I don’t necessarily think it should take that long ( admittedly I am  at times a slow to learn and  periodically  a lazy practitioner). But after recently completing  a certification process through the Institute for Integral Qi Gong and Tai Chi (IIQTC) and teaching several workshops on The 10 phases of Qi Cultivation, as outlined by Dr. Roger Jahnke, I understand at a visceral level the wisdom of our bodies to lead and the importance of sharing that lead equally with our hearts and our connection to the universal (body/mind/spirit). I call that firing equally on all three levels – 33.3% each!

In the system of Tai Chi and Qi Gong  there are an acknowledged three centers of energy cultivation – the lower, middle, and upper Dan Tiens. The lower Dan Tien ( and the one given most the most attention throughout the early years of instruction and practice)  is situated in the body 3 inches or so below the navel and  1 to inches within. This is the center associated with our relationship to our ourselves, our bodies, and our connection to the earth. It is our place of “gut wisdom”.

We live in a culture that values most of all what the thinking mind can do. From our heads we analyze, worry, predict, and generally figure things out to the best of our ability – often leaving out input from our  what we are sensing in our bodies, what our hearts are feeling, or what the universe may be guiding us to do. In a sense we walk around top heavy – off balance.

It is no wonder so much attention is given almost exclusively to the lower Dan Tien in learning Tai Chi . To correct  an imbalance sometimes you have to go to the other extreme to eventually find you way back to the middle ground.

In learning Tai Chi we keep sending our attention and our breath to the lower Dan Tien. We pay attention to sensations in our body. We feel our feet on the ground. We pretend our eyes are in our belly and move through the room ( or the world)  guided from there. At first it is our physical balance that improves but over time that way of relating to the world gives  one a firmer foundation so we are not so easily thrown by the small and large disruptions and challenges in our daily lives.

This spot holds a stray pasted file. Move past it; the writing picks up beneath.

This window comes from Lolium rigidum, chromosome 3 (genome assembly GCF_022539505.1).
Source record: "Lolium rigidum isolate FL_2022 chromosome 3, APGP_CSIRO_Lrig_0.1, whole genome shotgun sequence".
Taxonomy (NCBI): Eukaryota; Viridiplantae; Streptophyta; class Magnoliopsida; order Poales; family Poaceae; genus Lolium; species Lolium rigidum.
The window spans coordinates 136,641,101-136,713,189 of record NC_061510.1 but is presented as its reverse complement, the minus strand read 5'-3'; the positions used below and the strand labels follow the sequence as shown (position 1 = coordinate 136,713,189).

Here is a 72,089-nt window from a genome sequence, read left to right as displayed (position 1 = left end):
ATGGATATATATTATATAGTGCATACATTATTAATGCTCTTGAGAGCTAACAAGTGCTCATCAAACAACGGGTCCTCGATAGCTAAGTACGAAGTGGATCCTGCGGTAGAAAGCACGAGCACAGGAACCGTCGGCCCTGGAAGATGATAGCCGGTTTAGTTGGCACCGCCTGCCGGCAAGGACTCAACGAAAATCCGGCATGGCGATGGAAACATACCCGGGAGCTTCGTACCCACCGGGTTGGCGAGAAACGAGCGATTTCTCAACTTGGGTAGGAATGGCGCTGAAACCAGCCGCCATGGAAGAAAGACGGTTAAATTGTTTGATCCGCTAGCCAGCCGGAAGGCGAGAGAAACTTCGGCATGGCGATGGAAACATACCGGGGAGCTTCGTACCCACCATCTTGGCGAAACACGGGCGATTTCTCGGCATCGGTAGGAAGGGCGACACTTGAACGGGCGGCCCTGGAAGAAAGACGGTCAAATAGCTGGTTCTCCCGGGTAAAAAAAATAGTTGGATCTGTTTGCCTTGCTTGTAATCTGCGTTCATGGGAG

For many people sitting still is hard. Sitting still for twenty minutes or more can seem an impossibility. Add to that the challenge of simply noticing the act of breathing – no planning your work day or what you have to get at the grocery store, or what you’ll wear Friday night, or how you’ll have that hard conversation you’ve been meaning to have  and you might decide meditation is not now nor will ever be for you.

Sitting still and quiet is a revolutionary act in these times of expected multi tasking and instant responding.  Even so given the speed with which most of us move through our days – sitting down to meditate can feel like running into a brick wall.

The ancient practice of Tai Chi offers a do-able meditation form for our modern times. Rather than sitting down we stand up, we move , we breathe deeply, we  practice the movements slowly and deliberately. Rather than insisting the mind focus on one thing – the intentful practice of moving consciously clears the mind almost effortlessly. Often at the end of  Tai Chi class participants report feeling much calmer and more energized than when they arrived. There is often a light heartedness in our conversations as we exit class and a connection to ourselves and others that seems more accessible.

Tai chi forms can vary from 5 minutes to 25 minutes or more. Once learned the practitioner can decide how long to practice each day and how many times a day. Twice a day for 10 minute or more can have a revolutionary effect on the rest of your day and how you relate to those around you.


There is much to be said for a healing practice and way of life that is non-invasive, been around for years, and has been proven to heal, all for free. The health benefits of stillness and meditation are many and the practice of them is safe, simple, and can help restore your body to a state of total wellness.

From the everyday stress that life can bring to medical conditions and disorders, quieting the mind, controlling breath, and seeking inner peace can provide relief. Meditation and stillness centers around peace, bringing the mind into the present moment, and slow, deep breaths. When you actively practice these, your blood pressure begins to return to a normal level, the tension in your body, as a result of stress is relieved, and the thickness of coronary arteries are reduced, which improves the heart condition.

The deepened state of relaxation has been shown to activate the genes that protect from rheumatoid arthritis, infertility, and even cancer. Along with cultivating a whole and healthier mind and body, the mindful, meditative practices also help relieve insomnia, allergies, and depression. The undivided attention and focus given to your breath, surroundings, and the present moment, all alter the brain chemistry and allow you to face life and deal with stressors with a clear, calm, and balanced mind. Begin where you are today and watch your health drastically improve with the practice of stillness and meditation.